Today, I have a special guest Alina Adams, discussing self-publishing her backlist titles.

Two summers ago, I was on a panel at Comic-Con in San Diego, talking about writing tie-in books (in my case to a pair of soap operas, As the World Turns and Guiding Light).

The moderator asked a question about future projects, and I mentioned that I was taking my series of Figure Skating Murder Mysteries, originally published as paperbacks by Berkley Prime Crime, and turning them into enhanced e-books, where not only did you get all the text of the original but, in partnership with The Ice Theatre of New York, I was adding professional skating videos to represent my fictional characters.

Afterwards, a fellow writer from the panel came up and told me she too had been thinking of doing a multimedia book, but she’d priced out the necessary technical services, and “Those IT guys are just so expensive.”

I pointed to my husband, standing nearby, and explained, “I sleep with my IT guy.”

“Oh!” She exclaimed. “That’s so much cheaper!”

Indeed. I highly recommended it. (Not that there aren’t many wonderful companies out there that could get the job done for you. Many of them even charge reasonable prices. But, even a reasonable price is an expenditure I’d rather avoid.)

When I first decided, in 2011, to get the rights back to not only my previously published figure skating series, but to my romance titles, as well, and turn them into enhanced e-books, it was only because I knew my husband had the technical know-how to physically build them.

When a Man Loves a WomanAnd if he didn’t have the technical know-how, he’d educate himself until he did. Or deal with my complaining about it. (And no one wants that.)

When it came to my romance novel, When a Man Loves a Woman, originally published by DELL in 2000, he literally ripped the book at the spine, then sat up several nights in a row, scanning each page by hand while he watched TV (and I went to bed).

I proofed it, compiled it, added a name to each chapter that corresponded to a popular song that could comment and compliment the action, found the songs on-line, created links to them, and handed the whole thing back to my husband. Who spent many more late nights formatting the book according to Amazon specs, and testing and retesting it in a variety of machines, according to the way he’d been taught at MIT. (Nuclear engineering… Building enhanced e-books… Practically the same thing, no?)

With my figure skating mysteries, Murder on Ice, On Thin Ice, Axel of Evil, Death Drop, and Skate Crime, he taught himself how to transfer videos from DVD into a format compatible with both mobi (for Amazon) and ePub (for Nook). He also figured out how to build the table of contents the platform required, not to mention indent, bold, italicize, and double-space. (Sounds simple. I gather it is not.)

CounterpointWe’ve been married for almost fourteen years. My romance writing career actually predates our meeting.

Back then, when I wrote about romantic heroes, they were either witty, urbane, Regency-era Marquis, or dashing fighter pilots, or sensitive, sexy surgeons.

Little did I know at the time, that the most romantic thing a man can do is sit up for hours tediously scanning pages torn from a tattered book, then spend hours pouring through coding specs in tiny font, followed by going back and redoing a day’s worth of work because I found a misplaced comma and really, really need it fixed. Now.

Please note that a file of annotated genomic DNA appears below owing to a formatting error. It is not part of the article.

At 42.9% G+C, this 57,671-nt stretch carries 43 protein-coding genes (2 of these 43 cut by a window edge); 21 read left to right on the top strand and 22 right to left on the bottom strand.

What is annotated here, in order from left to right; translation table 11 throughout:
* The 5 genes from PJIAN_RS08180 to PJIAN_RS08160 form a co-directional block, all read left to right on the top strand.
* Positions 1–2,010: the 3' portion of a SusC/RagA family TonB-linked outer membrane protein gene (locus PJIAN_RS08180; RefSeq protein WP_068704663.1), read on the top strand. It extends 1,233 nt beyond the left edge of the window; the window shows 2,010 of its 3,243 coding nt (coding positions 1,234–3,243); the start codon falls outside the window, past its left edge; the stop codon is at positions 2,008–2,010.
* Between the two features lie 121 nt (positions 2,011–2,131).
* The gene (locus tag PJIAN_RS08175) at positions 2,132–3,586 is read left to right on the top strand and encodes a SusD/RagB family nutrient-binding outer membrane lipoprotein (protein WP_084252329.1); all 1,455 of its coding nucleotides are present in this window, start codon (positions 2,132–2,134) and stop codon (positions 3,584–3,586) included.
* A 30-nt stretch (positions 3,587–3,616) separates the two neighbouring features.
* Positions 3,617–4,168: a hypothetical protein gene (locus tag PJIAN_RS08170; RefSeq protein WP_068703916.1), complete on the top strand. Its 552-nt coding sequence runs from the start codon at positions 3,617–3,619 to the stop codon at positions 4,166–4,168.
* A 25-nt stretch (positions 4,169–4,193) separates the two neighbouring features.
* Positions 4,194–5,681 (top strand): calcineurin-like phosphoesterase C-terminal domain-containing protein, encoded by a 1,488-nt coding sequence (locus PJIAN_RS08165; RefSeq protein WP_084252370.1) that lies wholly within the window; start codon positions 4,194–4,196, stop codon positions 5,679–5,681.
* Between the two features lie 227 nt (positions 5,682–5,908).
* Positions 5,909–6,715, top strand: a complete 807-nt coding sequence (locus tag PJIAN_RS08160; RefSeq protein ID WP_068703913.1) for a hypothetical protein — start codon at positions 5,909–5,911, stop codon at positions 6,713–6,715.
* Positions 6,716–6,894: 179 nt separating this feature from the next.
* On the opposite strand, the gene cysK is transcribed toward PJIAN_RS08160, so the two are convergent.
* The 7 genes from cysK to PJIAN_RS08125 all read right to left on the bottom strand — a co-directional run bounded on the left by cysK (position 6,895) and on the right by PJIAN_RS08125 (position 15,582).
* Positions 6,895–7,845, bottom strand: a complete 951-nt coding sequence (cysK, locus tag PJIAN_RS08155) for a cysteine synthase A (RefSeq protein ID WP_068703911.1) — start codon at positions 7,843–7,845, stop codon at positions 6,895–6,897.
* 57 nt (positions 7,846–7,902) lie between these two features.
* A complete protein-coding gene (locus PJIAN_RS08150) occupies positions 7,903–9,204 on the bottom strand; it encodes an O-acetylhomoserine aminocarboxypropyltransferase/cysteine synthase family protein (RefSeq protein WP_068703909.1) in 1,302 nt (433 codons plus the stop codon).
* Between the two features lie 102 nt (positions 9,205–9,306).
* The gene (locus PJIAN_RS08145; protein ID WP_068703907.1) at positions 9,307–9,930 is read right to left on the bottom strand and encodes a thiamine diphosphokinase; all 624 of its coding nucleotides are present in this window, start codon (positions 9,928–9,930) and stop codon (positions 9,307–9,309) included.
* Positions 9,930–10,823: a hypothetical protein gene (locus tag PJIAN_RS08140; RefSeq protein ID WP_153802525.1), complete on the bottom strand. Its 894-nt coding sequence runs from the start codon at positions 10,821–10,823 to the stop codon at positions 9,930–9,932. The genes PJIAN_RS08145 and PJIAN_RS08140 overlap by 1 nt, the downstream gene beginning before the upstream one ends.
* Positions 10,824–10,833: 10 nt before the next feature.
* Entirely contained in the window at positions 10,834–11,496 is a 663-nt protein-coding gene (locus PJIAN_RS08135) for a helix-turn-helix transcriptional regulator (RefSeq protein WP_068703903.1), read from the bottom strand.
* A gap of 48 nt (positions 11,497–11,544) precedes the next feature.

My latest enhanced e-book is Counterpoint: An Interactive Family Saga. It is a romantic serial where, at the end of Volume One, I ask readers to tell me what they’d like to see happen in Volume Two. I incorporate their suggestions into Volume Two, and ask them for input regarding Volume Three. And so on.

I am really looking forward to what my readers come up with.

But, if I may offer a bit of friendly advice based on life experience, if you truly want a Happily Ever After – go for the IT guy.

You won’t regret it.

Alina AdamsAlina Adams is the New York Times’ best selling author of soap opera tie-ins, figure skating mysteries, and romances, including Annie’s Wild Ride and When a Man Loves a Woman. Her latest project is Counterpoint: An Interactive Family Saga. In addition to turning her own backlist into enhanced e-books, she has produced enhanced e-books for others, including Dan Elish, whose middle-grade fantasy novel, The Worldwide Dessert Contest, now includes its own original musical score. Learn more at

500 Words a Day Challenge

I just started the 500 Words a Day Challenge that runs from July 23 until the end of the year. A few writers are doing 1,000 words a day, and I wish I could do that, too. But with the Boy and all, I don’t want to commit to writing 1,000 words when I’m not sure I can meet the goal. There are days when he’s a perfect angel, but there are also days when he is just impossible to please or creates lots of work. For example, on Saturday he was responsible for creating three loads of urgent laundry. (I never thought a human being that weighs only twelve pounds could do that!)

I suppose I could take time off until the end of the year, but I’m afraid that I might get rusty. I can’t speak for others, but for me writing is like playing the piano. The more I write, the better I become.

500 words is doable if I manage what free time I have carefully. If I must, I can stay up after the Boy has fallen asleep at night (he doesn’t sleep much during the day). 500 words seems so much more manageable than 1,000 words, and the psychological effect can make me knock out those words even though I’m tired.

It may not seem like a lot to those who are really prolific, but if I write at least 500 words a day until December 31, I’ll have 81,000 words written. And that’s a novel.